7 Ways 'Finding Dory' Will Change Animated Movies

The long awaited sequel to Finding Nemo, Finding Dory, was finally unleashed upon the world on June 17, and boy did it deliver. Not only did the film earn stellar reviews, but it destroyed the box office record for the biggest opening ever for an animated film. Pixar movies are always a big deal, but this one feels different, and I think that the success of Finding Dory will change animated movies going forward. But what was it about this movie that made it so successful?

That question isn't so easy to answer because the movie's success is likely due to a combination of factors. For one, judging by the reviews, Pixar made a really good movie. If they had made a stinker, the film likely would not have performed as well. Secondly, it's a sequel to an extremely popular movie, and audiences are always more willing to spend money on a familiar property than to take a chance on something new that they might not like. Third, it has an amazing cast. It utilizes new technology. It appeals to all ages... OK, look, there's a lot of things this movie did right, and here are seven ways that it's going to change animated movies going forward.

1. More Sequels

Before Finding Dory, Pixar had only produced sequels to two of its films: Toy Story and Cars. With the success of Finding Dory, I definitely expect to see a lot more enter production following the already planned Cars 3, Toy Story 4, and The Incredibles 2; and for Disney to greenlight that long-gestating Frozen sequel, too, along with many other films.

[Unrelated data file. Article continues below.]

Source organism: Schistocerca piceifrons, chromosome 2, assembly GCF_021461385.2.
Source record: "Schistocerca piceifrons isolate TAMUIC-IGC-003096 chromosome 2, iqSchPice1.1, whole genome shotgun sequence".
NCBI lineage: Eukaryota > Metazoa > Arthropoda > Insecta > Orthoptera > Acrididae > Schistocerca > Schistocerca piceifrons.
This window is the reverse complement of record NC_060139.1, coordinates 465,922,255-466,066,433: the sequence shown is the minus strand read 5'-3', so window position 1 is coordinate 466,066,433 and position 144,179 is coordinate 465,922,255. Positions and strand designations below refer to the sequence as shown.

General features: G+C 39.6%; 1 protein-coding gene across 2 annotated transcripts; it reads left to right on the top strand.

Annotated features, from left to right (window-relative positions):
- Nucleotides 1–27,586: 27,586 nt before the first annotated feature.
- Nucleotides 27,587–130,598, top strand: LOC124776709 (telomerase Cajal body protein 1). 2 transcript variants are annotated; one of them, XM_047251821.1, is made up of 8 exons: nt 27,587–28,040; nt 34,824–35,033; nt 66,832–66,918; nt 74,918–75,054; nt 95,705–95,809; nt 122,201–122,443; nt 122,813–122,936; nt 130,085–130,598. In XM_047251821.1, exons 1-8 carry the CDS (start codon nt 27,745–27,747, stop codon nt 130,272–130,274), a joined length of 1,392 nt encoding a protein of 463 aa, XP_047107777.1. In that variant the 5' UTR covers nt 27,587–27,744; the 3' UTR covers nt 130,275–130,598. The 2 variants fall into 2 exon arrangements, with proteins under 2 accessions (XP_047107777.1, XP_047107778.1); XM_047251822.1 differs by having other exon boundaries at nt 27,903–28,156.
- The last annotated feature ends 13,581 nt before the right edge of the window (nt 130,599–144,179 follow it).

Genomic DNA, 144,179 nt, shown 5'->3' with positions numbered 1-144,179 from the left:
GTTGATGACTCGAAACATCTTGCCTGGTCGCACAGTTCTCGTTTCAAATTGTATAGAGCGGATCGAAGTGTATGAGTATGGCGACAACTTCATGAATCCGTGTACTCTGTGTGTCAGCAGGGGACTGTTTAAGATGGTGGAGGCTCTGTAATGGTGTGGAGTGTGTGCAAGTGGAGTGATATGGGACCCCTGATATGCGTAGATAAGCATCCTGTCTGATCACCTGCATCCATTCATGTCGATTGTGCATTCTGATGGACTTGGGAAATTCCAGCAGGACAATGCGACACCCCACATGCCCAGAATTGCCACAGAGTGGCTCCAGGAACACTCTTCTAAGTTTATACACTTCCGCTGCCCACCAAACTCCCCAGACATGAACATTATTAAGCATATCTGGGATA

2. A Focus On Old Franchises

Finding Dory isn't just a sequel, but a sequel to an old movie. Finding Nemo was 13 years ago. That's a big gap between the first and second movies in a franchise, so it could inspire other studios to dig through their old libraries for potential franchises that could be brought back to life. Who's up for a new American Tail movie?

3. More Spinoffs

Finding Dory is a sequel, but you could also consider it a spinoff, since the focus of the movie is on the breakout character from the first film, Dory, rather than on the main characters, Nemo and Marlin. Other breakout stars could get a similar treatment, like maybe a Bing Bong prequel to Inside Out, or a solo adventure starring Dug from Up.

4. More Female-Led Films

Like Frozen before it, Finding Dory offers more proof that animated films led by women characters, especially those with independent, bold personalities, are in high demand. The film nearly doubled the opening weekend gross of its male-led predecessor, and the strong and funny female lead character is likely a big reason why.

5. Inclusion Of LGBT Characters

Finding Dory may or may not contain gay characters, but the film has started a conversation on the subject, meaning it's only a matter of time before animated films start to regularly feature characters from the gay community.

6. Five Quadrant Movies

A four quadrant movie is an industry term for a film that appeals to both men and women who are both over and under 25 years old. Disney jokingly referred to Finding Dory as a five quadrant film before it premiered because there was literally no conceivable demographic to whom the movie didn't appeal, and that type of universal acceptance will likely be sought by feature cartoons from now on. In other words, bye bye kids' movies.

7. More Animation Breakthroughs

By all accounts, Finding Dory is gorgeous. The strides in animation technology in the years since Finding Nemo are breathtaking, and I fully expect new animated films to take advantage of these breakthroughs, like Renderman RIS, which allowed the new film to realistically depict the way light reflects underwater. By following in Finding Dory's footsteps, pretty soon animated films could be indistinguishable from live action.

These reasons are all part of why Finding Dory is such a huge success, and you can expect other animated films to be playing catch up for years to come.

Images: Walt Disney Pictures; Giphy